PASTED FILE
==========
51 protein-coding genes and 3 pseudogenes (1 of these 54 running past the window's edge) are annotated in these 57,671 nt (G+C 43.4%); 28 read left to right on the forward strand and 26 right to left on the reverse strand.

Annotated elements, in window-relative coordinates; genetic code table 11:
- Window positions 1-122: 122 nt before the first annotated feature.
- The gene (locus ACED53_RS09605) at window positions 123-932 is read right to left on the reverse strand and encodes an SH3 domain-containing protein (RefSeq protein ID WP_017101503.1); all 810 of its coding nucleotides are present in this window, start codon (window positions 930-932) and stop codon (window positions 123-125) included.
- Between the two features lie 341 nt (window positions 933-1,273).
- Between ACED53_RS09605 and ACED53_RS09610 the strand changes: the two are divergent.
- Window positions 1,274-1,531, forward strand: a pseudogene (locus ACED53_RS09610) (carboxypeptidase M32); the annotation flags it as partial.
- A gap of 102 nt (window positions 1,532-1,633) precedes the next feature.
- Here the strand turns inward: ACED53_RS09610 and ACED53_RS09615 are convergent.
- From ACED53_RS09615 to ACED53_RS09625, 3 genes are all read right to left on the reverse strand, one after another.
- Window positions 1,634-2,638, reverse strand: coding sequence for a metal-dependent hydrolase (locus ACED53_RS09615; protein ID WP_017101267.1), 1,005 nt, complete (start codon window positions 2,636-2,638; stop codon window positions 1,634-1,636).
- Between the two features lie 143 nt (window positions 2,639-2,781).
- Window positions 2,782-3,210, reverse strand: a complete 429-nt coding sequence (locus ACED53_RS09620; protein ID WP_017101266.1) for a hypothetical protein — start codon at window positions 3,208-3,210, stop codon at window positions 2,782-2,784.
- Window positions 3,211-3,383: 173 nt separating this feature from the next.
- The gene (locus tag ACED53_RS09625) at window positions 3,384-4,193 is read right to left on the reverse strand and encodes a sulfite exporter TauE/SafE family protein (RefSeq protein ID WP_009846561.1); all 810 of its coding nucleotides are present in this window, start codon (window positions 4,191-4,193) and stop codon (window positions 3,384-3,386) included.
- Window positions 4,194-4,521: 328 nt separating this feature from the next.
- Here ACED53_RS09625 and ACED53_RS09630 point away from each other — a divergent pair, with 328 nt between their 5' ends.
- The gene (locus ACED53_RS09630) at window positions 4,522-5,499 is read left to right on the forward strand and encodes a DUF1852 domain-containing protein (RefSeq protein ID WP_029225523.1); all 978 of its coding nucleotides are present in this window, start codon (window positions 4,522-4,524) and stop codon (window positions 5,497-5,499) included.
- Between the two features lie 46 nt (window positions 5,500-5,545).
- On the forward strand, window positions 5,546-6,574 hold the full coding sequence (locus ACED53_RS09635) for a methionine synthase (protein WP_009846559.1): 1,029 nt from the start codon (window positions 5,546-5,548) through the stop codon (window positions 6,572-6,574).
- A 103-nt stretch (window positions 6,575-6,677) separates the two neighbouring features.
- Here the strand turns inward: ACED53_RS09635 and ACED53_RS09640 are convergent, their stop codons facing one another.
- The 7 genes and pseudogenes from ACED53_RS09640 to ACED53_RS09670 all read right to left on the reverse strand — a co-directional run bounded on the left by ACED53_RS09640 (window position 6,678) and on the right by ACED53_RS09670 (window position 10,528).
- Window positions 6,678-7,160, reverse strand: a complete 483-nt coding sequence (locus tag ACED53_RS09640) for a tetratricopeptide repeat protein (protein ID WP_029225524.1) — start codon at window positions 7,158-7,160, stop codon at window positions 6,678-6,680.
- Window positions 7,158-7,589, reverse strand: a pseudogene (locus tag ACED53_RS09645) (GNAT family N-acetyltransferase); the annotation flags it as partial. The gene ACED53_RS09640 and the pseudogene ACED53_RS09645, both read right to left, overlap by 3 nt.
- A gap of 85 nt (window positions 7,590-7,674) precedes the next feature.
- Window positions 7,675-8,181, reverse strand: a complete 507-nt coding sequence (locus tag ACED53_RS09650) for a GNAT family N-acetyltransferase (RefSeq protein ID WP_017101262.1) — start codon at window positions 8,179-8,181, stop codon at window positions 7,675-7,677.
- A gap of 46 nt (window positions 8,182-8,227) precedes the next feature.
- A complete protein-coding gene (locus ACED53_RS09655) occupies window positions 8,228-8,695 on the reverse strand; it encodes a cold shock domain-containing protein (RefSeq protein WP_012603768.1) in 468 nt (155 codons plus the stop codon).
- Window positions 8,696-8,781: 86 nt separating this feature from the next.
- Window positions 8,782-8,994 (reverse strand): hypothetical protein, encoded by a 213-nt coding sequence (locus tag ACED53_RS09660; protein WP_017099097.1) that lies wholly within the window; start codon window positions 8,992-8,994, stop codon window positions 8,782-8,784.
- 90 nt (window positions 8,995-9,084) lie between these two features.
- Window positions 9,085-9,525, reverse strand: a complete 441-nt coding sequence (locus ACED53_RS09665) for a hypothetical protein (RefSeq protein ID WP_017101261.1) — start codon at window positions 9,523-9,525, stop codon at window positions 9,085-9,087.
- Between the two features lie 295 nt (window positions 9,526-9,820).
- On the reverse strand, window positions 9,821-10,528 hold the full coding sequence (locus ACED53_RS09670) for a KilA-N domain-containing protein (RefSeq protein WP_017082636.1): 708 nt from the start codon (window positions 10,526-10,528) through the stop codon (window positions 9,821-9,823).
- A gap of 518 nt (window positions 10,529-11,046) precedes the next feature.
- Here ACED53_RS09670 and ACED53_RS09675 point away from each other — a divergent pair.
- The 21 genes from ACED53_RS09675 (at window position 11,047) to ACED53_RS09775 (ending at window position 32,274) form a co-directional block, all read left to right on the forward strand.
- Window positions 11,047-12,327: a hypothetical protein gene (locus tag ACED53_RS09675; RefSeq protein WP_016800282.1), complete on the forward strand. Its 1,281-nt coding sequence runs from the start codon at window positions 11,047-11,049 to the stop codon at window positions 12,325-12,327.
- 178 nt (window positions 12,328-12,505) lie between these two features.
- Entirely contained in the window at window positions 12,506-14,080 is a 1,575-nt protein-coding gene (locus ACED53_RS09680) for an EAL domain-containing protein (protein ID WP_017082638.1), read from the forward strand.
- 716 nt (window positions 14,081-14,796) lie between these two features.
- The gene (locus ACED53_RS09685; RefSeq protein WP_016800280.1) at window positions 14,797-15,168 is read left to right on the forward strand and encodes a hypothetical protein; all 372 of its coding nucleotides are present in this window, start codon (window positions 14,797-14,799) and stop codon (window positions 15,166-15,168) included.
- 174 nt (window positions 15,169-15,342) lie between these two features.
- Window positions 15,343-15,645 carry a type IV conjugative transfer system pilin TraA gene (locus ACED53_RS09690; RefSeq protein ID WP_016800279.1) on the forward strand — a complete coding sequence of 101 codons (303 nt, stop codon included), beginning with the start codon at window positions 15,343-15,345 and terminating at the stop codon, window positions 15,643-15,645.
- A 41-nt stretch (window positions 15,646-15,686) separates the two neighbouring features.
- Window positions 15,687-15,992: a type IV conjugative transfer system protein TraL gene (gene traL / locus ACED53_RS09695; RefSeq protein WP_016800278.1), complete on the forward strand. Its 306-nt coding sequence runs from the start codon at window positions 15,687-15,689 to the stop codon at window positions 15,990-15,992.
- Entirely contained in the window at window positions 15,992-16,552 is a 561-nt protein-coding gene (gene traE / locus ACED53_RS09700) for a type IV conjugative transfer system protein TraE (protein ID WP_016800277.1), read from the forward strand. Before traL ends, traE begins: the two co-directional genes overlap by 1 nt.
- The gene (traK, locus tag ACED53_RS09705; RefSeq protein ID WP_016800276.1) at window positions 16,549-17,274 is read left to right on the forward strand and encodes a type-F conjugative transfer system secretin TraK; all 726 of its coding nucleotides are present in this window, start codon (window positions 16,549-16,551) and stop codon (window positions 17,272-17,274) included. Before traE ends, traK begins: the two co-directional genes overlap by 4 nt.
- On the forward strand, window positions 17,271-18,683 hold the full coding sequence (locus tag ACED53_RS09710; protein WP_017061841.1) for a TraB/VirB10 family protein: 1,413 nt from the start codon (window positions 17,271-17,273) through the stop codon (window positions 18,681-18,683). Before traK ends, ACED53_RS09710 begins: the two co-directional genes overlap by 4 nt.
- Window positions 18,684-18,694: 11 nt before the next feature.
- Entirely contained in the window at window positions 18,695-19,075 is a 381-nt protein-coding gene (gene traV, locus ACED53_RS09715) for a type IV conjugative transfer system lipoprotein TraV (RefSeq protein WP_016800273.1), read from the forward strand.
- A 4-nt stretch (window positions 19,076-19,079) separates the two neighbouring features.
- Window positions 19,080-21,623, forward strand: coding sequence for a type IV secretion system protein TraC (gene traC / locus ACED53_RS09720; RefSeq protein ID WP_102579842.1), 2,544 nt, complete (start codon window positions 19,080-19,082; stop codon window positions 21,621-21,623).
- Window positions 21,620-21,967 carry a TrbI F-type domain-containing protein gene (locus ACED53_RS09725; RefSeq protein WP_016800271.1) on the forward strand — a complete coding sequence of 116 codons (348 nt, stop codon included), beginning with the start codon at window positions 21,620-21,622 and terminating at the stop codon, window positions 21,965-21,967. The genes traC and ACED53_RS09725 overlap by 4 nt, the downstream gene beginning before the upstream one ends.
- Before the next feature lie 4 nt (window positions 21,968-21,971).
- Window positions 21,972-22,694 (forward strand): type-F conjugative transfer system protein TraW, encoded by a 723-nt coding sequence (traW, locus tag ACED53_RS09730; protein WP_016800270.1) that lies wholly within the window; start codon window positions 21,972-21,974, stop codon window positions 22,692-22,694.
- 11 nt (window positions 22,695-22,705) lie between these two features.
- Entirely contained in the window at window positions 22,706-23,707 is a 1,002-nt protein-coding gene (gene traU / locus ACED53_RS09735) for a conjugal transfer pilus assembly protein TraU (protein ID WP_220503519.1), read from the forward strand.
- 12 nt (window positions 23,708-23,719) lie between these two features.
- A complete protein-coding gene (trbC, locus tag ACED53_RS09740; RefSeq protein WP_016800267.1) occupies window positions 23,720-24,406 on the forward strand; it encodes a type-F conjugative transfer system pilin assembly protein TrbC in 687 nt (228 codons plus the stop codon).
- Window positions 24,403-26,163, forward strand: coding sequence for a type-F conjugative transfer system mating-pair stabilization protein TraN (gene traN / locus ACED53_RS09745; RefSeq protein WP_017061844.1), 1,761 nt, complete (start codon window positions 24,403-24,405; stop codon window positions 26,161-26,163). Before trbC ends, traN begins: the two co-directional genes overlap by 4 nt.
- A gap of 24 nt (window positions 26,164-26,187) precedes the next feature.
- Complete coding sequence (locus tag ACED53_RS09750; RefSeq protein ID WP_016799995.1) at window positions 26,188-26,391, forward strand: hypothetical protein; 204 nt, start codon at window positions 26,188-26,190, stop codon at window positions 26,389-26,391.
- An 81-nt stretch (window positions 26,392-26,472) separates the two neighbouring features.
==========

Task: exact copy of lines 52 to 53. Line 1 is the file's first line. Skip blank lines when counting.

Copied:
- Entirely contained in the window at window positions 18,695-19,075 is a 381-nt protein-coding gene (gene traV, locus ACED53_RS09715) for a type IV conjugative transfer system lipoprotein TraV (RefSeq protein WP_016800273.1), read from the forward strand.
- A 4-nt stretch (window positions 19,076-19,079) separates the two neighbouring features.